Optimal use and valorization of biomass streams from Cichorium

The CichOpt project successfully targeted biorefinery concepts for the sustainable use of Cichorium biomass, including underutilized by-products & waste fractions from agri-food industry. To realize this, firstly advanced metabolomics technologies were used to sample and characterize over 500 samples. Secondly, smartly designed biorefinery concepts, striving for maximal integration focussing on environmentally and energy-efficient processing, extraction and purification technologies were applied. Cichorium crops were chosen for their economic importance and local and regionally clustered availability of large volumes of waste & by-products. Some of the underutilized fractions such as forced Belgium Endive roots are relatively stable and available almost year-round in relatively big volumes (>400.000 tons). In addition, most species were confirmed to be rich in dietary fibers, sugars and secondary metabolites such as sesquiterpene lactones and polyphenols. These relevant assets convinced the actors and stakeholders with whom the project partners interacted, to make underutilized Cichorium biomass an interesting feedstock for multi-input, multi-output small scale biorefineries. Bio-activity guided process & product development resulted in innovative concepts useful for a wide range of actors in the bio-based economy, including food & drink applications and cosmetics & HMF derived biomaterials as non-food applications. A first example is biorefining of Belgian Endive forced roots that led to a dietary fibre concentrate (DFC) with excellent functional properties (water holding & swelling capacity) and a sugar and bioactive rich liquid fraction. The DFC was applied successfully in cookies, plant-based burgers and other innovative food products. The liquid fraction, pure, concentrated or spray dried was appreciated in the development of different drinks such as syrups, beer and gin. A number of these products have been commercialized during the project. As a second example, both hairy root production and enzymatic treatment of Cichorium biomass confirmed an increased antimicrobial activity against S. aureus and P. aeruginosa, the latter considered to be generally more resistant to antimicrobial agents. The extract displaying the highest antimicrobial activity, retained its effect when applied in a standard cosmetic formula by challenge test and during four-week follow-up. These results confirm the high potential of Cichorium by-product for upgraded value and potential applications in cosmetic or health care purposes. Finally, HMF production was further optimized and upscaled proving that Cichorium derived biomass, rich in fructose, is an excellent feedstock. To summarize, economically relevant functionalities and bio-activities have been confirmed during the CichOpt project, leading to specific process and product developments that were taken up by interested actors from the agri-food & biobased sector. Adequate LCA and TEA analysis provided guiding evidence for further future biobased value chain setups. Strategic interaction with all relevant stakeholders right from the start of the project (system innovation) resulted in optimal valorization of the Cichopt results and an effective dissemination. In conclusion, CichOpt contributed to support the wider goal of developing an EU bio-based economy that is sustainable and climate proof.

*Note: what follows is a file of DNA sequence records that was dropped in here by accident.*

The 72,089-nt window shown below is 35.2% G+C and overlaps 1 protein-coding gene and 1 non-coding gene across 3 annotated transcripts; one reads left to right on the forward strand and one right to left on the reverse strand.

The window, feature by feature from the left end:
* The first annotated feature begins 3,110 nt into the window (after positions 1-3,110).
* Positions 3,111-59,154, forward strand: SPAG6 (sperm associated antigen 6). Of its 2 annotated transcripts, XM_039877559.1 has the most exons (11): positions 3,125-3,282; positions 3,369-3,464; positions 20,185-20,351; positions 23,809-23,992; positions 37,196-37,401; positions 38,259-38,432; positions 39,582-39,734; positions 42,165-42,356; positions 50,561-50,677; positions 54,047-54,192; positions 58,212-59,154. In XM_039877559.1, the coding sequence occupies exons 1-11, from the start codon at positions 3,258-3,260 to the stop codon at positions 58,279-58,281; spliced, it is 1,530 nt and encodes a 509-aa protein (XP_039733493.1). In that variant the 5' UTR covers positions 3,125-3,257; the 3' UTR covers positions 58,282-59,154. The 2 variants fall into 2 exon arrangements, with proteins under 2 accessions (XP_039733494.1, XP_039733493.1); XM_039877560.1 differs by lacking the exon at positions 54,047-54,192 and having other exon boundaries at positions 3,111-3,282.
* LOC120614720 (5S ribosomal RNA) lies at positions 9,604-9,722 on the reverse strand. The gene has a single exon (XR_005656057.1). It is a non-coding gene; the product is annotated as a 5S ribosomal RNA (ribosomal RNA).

Dr. Bart Van Droogenbroeck, 

Institute for agriculture, fisheries and food research, Belgium - Flanders



Project partners

Institute for agriculture, fisheries and food research, Belgium - Flanders

Inagro vzw, Belgium - Flanders

Wageningen Plant Research, Netherlands

Nationale Proeftuin voor Witloof vzw, Belgium - Flanders

University of Hohenheim, Germany

VTT Technical Research Centre of Finland Ltd, Finland